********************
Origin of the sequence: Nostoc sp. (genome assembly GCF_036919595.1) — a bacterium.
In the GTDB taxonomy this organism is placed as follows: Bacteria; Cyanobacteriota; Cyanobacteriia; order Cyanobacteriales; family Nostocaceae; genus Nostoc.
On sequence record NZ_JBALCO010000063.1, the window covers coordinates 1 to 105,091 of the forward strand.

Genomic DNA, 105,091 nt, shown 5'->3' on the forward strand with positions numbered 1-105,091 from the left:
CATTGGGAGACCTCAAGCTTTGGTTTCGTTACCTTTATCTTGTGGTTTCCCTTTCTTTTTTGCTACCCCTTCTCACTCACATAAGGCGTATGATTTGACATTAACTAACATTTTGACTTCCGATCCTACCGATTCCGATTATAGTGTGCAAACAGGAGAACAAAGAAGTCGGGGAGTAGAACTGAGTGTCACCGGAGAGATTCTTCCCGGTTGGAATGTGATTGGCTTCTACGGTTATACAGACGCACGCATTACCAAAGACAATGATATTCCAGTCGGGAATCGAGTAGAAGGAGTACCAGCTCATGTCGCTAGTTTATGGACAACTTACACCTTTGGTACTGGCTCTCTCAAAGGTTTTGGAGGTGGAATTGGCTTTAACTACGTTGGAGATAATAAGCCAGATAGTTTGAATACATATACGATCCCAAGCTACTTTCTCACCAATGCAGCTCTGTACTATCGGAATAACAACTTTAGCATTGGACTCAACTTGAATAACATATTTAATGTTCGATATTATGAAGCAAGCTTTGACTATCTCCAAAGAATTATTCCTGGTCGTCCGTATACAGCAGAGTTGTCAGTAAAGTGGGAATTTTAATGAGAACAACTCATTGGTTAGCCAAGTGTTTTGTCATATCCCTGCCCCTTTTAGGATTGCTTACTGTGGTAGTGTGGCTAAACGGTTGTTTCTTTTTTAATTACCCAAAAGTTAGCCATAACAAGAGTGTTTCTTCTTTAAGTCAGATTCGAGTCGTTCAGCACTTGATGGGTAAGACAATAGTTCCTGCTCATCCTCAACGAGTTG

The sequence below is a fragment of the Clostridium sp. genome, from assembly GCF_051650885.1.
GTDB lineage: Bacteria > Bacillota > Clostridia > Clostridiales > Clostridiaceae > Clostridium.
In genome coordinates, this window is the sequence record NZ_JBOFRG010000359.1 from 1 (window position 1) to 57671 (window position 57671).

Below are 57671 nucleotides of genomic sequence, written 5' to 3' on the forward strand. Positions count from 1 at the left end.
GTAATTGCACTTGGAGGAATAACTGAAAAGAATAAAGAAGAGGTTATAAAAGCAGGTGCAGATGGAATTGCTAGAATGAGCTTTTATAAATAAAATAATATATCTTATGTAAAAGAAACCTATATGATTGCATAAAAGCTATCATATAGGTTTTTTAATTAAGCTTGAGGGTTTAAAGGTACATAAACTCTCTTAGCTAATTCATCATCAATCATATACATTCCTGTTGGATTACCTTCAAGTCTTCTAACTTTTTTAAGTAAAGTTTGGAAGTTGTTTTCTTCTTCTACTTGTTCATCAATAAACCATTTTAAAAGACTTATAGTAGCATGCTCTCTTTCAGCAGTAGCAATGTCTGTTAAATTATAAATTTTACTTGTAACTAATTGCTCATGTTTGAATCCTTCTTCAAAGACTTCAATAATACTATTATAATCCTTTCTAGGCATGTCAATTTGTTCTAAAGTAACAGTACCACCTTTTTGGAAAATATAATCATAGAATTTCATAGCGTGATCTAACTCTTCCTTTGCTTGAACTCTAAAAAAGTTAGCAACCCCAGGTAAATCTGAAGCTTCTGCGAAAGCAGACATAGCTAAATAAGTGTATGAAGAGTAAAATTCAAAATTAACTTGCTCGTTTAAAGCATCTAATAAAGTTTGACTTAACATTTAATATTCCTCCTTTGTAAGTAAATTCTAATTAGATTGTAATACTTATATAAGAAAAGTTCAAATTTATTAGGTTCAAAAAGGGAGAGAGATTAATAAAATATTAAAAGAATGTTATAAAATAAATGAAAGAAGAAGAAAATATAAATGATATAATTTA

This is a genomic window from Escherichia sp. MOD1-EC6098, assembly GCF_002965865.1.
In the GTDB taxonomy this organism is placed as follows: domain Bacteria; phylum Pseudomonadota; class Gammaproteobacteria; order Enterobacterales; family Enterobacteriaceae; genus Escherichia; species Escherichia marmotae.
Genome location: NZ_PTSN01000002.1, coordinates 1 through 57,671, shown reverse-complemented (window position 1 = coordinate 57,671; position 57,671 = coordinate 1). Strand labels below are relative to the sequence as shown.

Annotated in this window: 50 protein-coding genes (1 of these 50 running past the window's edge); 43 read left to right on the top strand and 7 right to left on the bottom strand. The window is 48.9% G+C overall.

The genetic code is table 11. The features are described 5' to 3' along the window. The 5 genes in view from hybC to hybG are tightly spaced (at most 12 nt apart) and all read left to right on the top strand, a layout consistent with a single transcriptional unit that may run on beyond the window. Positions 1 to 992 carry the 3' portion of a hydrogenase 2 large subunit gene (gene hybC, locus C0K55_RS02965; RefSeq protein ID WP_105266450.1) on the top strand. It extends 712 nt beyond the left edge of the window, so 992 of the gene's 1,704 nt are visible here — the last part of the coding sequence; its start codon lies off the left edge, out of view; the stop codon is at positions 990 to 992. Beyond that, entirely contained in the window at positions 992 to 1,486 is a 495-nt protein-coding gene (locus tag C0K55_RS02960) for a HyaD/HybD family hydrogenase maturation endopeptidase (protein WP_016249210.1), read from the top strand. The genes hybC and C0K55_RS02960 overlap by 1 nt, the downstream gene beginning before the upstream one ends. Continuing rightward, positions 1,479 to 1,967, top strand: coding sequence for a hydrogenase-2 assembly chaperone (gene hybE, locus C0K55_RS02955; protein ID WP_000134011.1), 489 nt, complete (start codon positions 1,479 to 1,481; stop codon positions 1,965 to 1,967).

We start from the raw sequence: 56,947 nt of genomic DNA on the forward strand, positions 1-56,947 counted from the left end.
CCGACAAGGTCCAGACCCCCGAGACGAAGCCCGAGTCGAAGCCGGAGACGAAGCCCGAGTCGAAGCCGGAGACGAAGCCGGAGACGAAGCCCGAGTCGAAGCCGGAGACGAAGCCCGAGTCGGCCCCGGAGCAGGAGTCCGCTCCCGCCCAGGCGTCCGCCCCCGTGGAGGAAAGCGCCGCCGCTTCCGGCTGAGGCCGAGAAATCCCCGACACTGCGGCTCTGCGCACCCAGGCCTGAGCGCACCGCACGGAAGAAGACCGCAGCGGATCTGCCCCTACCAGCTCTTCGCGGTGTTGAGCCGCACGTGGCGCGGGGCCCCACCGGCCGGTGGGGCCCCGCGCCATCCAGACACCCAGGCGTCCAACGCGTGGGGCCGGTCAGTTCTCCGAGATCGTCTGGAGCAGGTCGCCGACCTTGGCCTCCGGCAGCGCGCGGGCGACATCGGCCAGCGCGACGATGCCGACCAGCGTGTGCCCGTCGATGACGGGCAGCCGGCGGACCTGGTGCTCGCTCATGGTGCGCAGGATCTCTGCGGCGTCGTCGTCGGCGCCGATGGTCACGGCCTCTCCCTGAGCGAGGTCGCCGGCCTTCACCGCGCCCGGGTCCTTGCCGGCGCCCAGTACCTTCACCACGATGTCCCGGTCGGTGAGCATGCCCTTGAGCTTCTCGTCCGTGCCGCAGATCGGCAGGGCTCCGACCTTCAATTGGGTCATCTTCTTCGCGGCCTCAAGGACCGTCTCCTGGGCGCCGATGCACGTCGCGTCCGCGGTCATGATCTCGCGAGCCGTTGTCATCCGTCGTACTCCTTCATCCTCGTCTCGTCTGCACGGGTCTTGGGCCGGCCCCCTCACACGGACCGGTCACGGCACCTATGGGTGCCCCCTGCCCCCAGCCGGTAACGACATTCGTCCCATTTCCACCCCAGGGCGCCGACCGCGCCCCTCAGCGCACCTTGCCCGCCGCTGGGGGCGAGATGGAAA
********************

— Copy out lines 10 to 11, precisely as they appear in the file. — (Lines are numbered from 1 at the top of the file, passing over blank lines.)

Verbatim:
GTAATTGCACTTGGAGGAATAACTGAAAAGAATAAAGAAGAGGTTATAAAAGCAGGTGCAGATGGAATTGCTAGAATGAGCTTTTATAAATAAAATAATATATCTTATGTAAAAGAAACCTATATGATTGCATAAAAGCTATCATATAGGTTTTTTAATTAAGCTTGAGGGTTTAAAGGTACATAAACTCTCTTAGCTAATTCATCATCAATCATATACATTCCTGTTGGATTACCTTCAAGTCTTCTAACTTTTTTAAGTAAAGTTTGGAAGTTGTTTTCTTCTTCTACTTGTTCATCAATAAACCATTTTAAAAGACTTATAGTAGCATGCTCTCTTTCAGCAGTAGCAATGTCTGTTAAATTATAAATTTTACTTGTAACTAATTGCTCATGTTTGAATCCTTCTTCAAAGACTTCAATAATACTATTATAATCCTTTCTAGGCATGTCAATTTGTTCTAAAGTAACAGTACCACCTTTTTGGAAAATATAATCATAGAATTTCATAGCGTGATCTAACTCTTCCTTTGCTTGAACTCTAAAAAAGTTAGCAACCCCAGGTAAATCTGAAGCTTCTGCGAAAGCAGACATAGCTAAATAAGTGTATGAAGAGTAAAATTCAAAATTAACTTGCTCGTTTAAAGCATCTAATAAAGTTTGACTTAACATTTAATATTCCTCCTTTGTAAGTAAATTCTAATTAGATTGTAATACTTATATAAGAAAAGTTCAAATTTATTAGGTTCAAAAAGGGAGAGAGATTAATAAAATATTAAAAGAATGTTATAAAATAAATGAAAGAAGAAGAAAATATAAATGATATAATTTA

This is a genomic window from Escherichia sp. MOD1-EC6098, assembly GCF_002965865.1.